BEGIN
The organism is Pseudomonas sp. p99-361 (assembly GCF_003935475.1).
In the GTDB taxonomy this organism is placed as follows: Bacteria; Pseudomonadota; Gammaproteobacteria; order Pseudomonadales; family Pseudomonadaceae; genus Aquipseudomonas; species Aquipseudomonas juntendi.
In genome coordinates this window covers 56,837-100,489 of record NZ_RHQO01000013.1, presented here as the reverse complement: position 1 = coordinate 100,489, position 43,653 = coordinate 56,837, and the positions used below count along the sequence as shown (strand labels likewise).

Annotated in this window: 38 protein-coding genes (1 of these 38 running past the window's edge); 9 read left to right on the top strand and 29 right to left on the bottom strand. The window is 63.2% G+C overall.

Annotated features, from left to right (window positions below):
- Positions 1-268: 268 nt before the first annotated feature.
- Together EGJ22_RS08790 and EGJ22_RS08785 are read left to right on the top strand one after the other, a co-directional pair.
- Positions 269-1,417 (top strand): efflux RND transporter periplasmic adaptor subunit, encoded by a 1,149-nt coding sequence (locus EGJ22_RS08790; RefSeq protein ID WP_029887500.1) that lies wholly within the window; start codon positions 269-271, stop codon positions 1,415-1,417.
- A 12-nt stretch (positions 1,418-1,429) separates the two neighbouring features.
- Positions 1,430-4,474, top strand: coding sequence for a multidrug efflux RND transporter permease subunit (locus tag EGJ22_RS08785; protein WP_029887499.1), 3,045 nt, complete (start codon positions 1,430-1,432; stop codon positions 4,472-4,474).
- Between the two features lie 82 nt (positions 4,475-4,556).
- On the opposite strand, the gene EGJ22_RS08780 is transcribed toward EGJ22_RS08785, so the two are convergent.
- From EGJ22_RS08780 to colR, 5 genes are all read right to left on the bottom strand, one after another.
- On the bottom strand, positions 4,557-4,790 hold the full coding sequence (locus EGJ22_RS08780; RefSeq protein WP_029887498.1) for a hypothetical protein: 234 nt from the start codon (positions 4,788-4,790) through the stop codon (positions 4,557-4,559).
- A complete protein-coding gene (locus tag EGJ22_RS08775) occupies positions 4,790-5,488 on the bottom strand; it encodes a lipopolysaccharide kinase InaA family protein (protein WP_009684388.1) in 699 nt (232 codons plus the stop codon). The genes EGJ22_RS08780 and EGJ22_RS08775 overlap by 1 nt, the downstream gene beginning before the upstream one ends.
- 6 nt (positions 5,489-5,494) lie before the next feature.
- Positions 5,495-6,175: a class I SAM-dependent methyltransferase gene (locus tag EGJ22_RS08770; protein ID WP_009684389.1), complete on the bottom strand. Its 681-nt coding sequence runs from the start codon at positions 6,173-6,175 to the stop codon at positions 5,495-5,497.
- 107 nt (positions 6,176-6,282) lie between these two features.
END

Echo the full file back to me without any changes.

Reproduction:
The organism is Pseudomonas sp. p99-361 (assembly GCF_003935475.1).
In the GTDB taxonomy this organism is placed as follows: Bacteria; Pseudomonadota; Gammaproteobacteria; order Pseudomonadales; family Pseudomonadaceae; genus Aquipseudomonas; species Aquipseudomonas juntendi.
In genome coordinates this window covers 56,837-100,489 of record NZ_RHQO01000013.1, presented here as the reverse complement: position 1 = coordinate 100,489, position 43,653 = coordinate 56,837, and the positions used below count along the sequence as shown (strand labels likewise).

Annotated in this window: 38 protein-coding genes (1 of these 38 running past the window's edge); 9 read left to right on the top strand and 29 right to left on the bottom strand. The window is 63.2% G+C overall.

Annotated features, from left to right (window positions below):
- Positions 1-268: 268 nt before the first annotated feature.
- Together EGJ22_RS08790 and EGJ22_RS08785 are read left to right on the top strand one after the other, a co-directional pair.
- Positions 269-1,417 (top strand): efflux RND transporter periplasmic adaptor subunit, encoded by a 1,149-nt coding sequence (locus EGJ22_RS08790; RefSeq protein ID WP_029887500.1) that lies wholly within the window; start codon positions 269-271, stop codon positions 1,415-1,417.
- A 12-nt stretch (positions 1,418-1,429) separates the two neighbouring features.
- Positions 1,430-4,474, top strand: coding sequence for a multidrug efflux RND transporter permease subunit (locus tag EGJ22_RS08785; protein WP_029887499.1), 3,045 nt, complete (start codon positions 1,430-1,432; stop codon positions 4,472-4,474).
- Between the two features lie 82 nt (positions 4,475-4,556).
- On the opposite strand, the gene EGJ22_RS08780 is transcribed toward EGJ22_RS08785, so the two are convergent.
- From EGJ22_RS08780 to colR, 5 genes are all read right to left on the bottom strand, one after another.
- On the bottom strand, positions 4,557-4,790 hold the full coding sequence (locus EGJ22_RS08780; RefSeq protein WP_029887498.1) for a hypothetical protein: 234 nt from the start codon (positions 4,788-4,790) through the stop codon (positions 4,557-4,559).
- A complete protein-coding gene (locus tag EGJ22_RS08775) occupies positions 4,790-5,488 on the bottom strand; it encodes a lipopolysaccharide kinase InaA family protein (protein WP_009684388.1) in 699 nt (232 codons plus the stop codon). The genes EGJ22_RS08780 and EGJ22_RS08775 overlap by 1 nt, the downstream gene beginning before the upstream one ends.
- 6 nt (positions 5,489-5,494) lie before the next feature.
- Positions 5,495-6,175: a class I SAM-dependent methyltransferase gene (locus tag EGJ22_RS08770; protein ID WP_009684389.1), complete on the bottom strand. Its 681-nt coding sequence runs from the start codon at positions 6,173-6,175 to the stop codon at positions 5,495-5,497.
- 107 nt (positions 6,176-6,282) lie between these two features.